Kevin and his sister, Sara Ruh who has Down Syndrome
Kevin and his sister, Sara Ruh who has Down Syndrome

Building accessible mobile technology is becoming more and more a topic of discussion and with good reason. The world is affected by disability; if you do not have any form of a disability then it is likely you know someone who does, so this is a topic that comes very close to home for many of us. As the number of people connecting through the internet grows and people begin to share more and more it become easier to see that even if you don’t have anyone in your life affected by disability, you need only look a short distance to find thousands of stories about how much people care about one another and how awareness can spread, this is the beauty of the internet, and to take this power and harness it for good is forward thinking.

Apple is undoubtedly the leader in accessibility on mobile platforms. Many visually impaired users say that Apple is unmatched at the moment in this regard. One only needs to look at Siri or the iPhone’s voice control options to begin to comprehend the steps taken and with more of Apple’s third party Apps striving to bring themselves up to the bar of Apple’s accessibility standards. Just being in the App store is driving developers to consider wider access.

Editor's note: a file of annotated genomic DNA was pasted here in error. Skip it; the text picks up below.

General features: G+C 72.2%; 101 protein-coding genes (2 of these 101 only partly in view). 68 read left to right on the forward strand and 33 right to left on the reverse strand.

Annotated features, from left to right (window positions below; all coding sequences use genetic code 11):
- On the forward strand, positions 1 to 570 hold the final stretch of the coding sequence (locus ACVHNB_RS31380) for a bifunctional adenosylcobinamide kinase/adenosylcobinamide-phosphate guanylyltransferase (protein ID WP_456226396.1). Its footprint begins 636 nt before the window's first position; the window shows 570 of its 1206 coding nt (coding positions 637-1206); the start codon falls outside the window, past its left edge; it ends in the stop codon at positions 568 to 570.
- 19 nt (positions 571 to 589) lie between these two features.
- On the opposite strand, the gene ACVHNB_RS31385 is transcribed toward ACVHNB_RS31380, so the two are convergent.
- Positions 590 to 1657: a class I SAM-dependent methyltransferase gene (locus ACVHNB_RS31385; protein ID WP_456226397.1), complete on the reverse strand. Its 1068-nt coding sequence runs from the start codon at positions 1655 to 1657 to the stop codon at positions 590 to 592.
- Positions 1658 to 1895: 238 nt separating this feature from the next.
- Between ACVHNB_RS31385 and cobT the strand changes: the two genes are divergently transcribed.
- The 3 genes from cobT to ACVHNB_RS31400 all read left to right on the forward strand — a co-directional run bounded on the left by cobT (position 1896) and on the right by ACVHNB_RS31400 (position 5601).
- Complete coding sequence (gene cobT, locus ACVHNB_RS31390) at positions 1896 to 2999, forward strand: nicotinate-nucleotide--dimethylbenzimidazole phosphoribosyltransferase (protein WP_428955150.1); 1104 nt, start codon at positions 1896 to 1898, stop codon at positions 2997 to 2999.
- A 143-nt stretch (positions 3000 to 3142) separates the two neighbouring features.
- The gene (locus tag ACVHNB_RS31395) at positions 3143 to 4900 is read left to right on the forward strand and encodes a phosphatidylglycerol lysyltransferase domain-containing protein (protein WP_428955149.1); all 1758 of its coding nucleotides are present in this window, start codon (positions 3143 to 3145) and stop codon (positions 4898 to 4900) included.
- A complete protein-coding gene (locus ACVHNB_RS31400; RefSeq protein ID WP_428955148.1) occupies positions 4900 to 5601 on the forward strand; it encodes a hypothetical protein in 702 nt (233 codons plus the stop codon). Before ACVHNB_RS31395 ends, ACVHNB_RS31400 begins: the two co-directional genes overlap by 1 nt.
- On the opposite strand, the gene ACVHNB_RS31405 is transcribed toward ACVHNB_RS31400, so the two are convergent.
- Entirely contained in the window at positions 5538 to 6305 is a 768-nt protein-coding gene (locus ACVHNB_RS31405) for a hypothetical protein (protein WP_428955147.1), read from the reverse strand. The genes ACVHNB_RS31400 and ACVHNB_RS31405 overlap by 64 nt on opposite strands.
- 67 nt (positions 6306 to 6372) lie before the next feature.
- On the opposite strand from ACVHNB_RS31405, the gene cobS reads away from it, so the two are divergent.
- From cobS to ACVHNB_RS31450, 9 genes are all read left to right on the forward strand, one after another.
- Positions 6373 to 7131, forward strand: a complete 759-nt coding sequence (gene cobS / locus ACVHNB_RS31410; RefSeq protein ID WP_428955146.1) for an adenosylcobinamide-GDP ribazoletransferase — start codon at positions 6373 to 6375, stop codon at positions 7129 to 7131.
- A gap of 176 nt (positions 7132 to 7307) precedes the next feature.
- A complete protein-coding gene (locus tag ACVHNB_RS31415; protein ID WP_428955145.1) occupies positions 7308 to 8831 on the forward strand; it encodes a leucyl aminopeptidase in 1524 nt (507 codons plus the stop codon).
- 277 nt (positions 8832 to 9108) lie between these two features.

This is a great accomplishment to say the least. If this is the future of development across multi platforms, as we have seen with things like the accessibility features of the Microsoft Surface, which have given a boost and Microsoft is collaborating with others to unlock the full potential of that device. We need make sure there is not a demographic left out, but where we always have the mindset in development that accessibility is integral, it is the lifeblood of our industry and of the future.

The internet is still inaccessible to a large portion of the world just due to the troubles of lines not reaching far enough. These wires that are necessary to connect until we can active the global wireless network. With such a thing in the future shouldn’t access for all be one of the top concerns of this innovation?

The recent discussions that have been going on across the internet on the #A11Y is interesting because with a hashtag comes internet awareness. If you agree with the A11Y hashtag or not, it looks as though it has been embraced and is becoming part of the internet culture. With awareness and discussions abounding I believe right now is a very important moment in our history, and that it will be seen as a turning point towards access for all. Perhaps not today or this year, but soon, and with the strides that are continuing to be taken it’s not too far around the river bend.